Skip to Main Content

Central and South Florida Gastropod Seashell Identification Guide: Whelks

This guide should serve to teach the public how to identify local Central and South Florida gastropod seashells.


(Family) Busyconidae

Distinguishing Characteristics: The whelks have long, thin siphonal canals, a broad aperture, and are topped with a very short spire.

Habitat:  These snails prefer to live on sandy or muddy bottoms in water up to 50 feet. 

Diet:  All members of this family hunt clams, using their muscular foot to pull the shells apart.

Interesting Facts:  Most whelks are edible.

Scientific Name:  Sinistrofulgur perversum

Common Name:  Lightning Whelk

Distinguishing Characteristics:  Aperture is sinistral and glossy white.  The brown vertical stripes are more pronounced in juveniles, and can be lost as adults.  Shoulders are rarely ornamented; when they are the knobs are low and blunt.  Maximum size 16 inches.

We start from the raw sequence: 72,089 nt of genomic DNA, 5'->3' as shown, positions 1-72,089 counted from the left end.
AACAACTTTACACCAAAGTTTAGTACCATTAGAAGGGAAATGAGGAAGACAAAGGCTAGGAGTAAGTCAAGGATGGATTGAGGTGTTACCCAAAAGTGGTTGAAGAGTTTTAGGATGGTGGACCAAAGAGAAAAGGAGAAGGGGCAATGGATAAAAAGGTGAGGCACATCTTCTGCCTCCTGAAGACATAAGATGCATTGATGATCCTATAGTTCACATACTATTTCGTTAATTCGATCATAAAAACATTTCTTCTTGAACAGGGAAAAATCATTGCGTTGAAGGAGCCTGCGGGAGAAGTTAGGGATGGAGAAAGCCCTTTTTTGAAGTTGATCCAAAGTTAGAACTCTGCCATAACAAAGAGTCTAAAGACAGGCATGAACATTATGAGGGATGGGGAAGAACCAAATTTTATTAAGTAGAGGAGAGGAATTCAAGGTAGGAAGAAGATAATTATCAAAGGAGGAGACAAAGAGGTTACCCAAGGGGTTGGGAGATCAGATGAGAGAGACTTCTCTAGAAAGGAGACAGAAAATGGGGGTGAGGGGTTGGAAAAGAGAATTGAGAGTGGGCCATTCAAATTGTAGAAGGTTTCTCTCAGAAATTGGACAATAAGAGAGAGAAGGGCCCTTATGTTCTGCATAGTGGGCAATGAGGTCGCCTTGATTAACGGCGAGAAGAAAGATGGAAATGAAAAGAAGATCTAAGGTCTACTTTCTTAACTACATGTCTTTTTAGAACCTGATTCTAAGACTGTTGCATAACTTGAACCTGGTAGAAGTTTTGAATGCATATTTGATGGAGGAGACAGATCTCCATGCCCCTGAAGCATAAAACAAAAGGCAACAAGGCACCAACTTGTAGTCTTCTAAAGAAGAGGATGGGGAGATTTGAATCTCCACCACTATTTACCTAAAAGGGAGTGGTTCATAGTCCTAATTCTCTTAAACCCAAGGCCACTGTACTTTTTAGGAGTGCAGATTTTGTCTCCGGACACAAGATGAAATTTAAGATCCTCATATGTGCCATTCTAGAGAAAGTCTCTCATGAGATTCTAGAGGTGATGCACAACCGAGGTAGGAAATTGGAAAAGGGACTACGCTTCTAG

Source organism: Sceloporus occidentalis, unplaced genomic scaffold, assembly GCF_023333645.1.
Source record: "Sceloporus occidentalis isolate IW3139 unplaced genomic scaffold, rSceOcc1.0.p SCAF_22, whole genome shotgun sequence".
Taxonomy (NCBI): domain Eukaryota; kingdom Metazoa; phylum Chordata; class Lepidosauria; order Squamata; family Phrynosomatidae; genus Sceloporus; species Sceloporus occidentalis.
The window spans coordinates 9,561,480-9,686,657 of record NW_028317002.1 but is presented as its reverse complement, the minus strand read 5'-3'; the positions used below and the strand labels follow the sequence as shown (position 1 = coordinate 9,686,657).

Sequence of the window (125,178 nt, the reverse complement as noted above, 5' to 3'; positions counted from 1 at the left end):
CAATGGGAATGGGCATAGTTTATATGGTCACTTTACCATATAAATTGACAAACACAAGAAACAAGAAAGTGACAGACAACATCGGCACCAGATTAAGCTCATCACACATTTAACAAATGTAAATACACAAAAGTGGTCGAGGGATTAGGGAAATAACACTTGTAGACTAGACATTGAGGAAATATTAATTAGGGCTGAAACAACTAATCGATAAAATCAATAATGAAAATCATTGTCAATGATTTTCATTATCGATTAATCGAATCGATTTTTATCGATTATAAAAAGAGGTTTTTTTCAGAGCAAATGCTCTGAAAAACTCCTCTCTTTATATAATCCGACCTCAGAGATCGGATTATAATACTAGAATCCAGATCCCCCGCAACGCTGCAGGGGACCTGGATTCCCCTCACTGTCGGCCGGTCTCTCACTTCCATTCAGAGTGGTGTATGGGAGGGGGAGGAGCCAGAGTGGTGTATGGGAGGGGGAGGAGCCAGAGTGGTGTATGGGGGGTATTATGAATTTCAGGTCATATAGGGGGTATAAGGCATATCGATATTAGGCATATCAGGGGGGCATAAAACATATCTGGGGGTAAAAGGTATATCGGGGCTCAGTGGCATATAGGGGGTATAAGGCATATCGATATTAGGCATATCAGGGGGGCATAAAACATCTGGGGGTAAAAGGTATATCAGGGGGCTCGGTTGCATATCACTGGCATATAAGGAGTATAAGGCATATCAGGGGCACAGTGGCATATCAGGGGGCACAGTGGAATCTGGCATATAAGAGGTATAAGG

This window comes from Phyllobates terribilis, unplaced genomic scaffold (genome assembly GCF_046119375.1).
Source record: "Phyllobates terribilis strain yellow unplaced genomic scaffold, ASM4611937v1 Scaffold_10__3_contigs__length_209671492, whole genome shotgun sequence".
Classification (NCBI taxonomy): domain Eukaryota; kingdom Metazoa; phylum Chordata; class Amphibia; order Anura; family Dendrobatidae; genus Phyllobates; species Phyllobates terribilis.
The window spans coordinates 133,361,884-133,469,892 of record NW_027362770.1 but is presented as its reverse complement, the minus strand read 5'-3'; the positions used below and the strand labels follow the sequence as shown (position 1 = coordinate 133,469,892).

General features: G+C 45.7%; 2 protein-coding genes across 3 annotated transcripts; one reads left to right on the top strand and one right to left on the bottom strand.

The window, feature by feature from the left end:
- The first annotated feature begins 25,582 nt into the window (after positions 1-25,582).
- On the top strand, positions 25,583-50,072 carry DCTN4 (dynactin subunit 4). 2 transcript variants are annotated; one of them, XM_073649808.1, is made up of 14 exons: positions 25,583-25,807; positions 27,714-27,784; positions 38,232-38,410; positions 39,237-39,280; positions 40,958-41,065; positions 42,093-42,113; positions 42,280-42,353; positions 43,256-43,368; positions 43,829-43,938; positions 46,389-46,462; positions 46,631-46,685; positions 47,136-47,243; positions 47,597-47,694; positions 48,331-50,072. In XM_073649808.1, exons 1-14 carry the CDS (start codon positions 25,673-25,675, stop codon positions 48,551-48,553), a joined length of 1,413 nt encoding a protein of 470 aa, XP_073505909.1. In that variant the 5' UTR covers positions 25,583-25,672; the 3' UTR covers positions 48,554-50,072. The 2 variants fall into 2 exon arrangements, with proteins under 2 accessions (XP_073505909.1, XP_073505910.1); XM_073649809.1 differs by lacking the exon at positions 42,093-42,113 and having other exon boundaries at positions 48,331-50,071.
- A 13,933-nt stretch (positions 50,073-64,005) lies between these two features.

Interesting Facts:  The Lightning Whelk is one of the few snail shells with a sinistral aperture- if you were to hold the shell in the palm of your hand with the aperture facing you, the aperture would be on the left side of the shell instead of the right.


Scientific Name:  Busycon carica

Common Name:  Knobbed Whelk

Distinguishing Characteristics:  Shoulders have strong, striking ornamentation and six whorls.  The inside of the aperture is often orange.  The brown vertical stripes are more pronounced in juveniles, and can be lost as adults.  Maximum size 10 inches.

Interesting Facts:  Like the conchs, the Knobbed Whelk can be converted into a trumpet or bugle by removing the top of the spire.

Scientific Name:  Busycotypus canaliculatus

Common Name:  Channeled Whelk

Distinguishing Characteristics:  Shoulders have no ornamentation.  There are broad, deep channels between the whorls, giving this species its common name.  Aperture large and brown.  Sometimes covered with a brown, fuzzy periostracum.  Maximum size 7 inches.

Interesting Facts:  The Channeled Whelk was accidentally introduced to San Francisco Bay sometime prior to 1948, and is considered invasive.  Read more about it here.

Sinistrofulgur perversum

Lightning Whelk

Busycon carica

Knobbed Whelk

Busycotypus canaliculatus

Channeled Whelk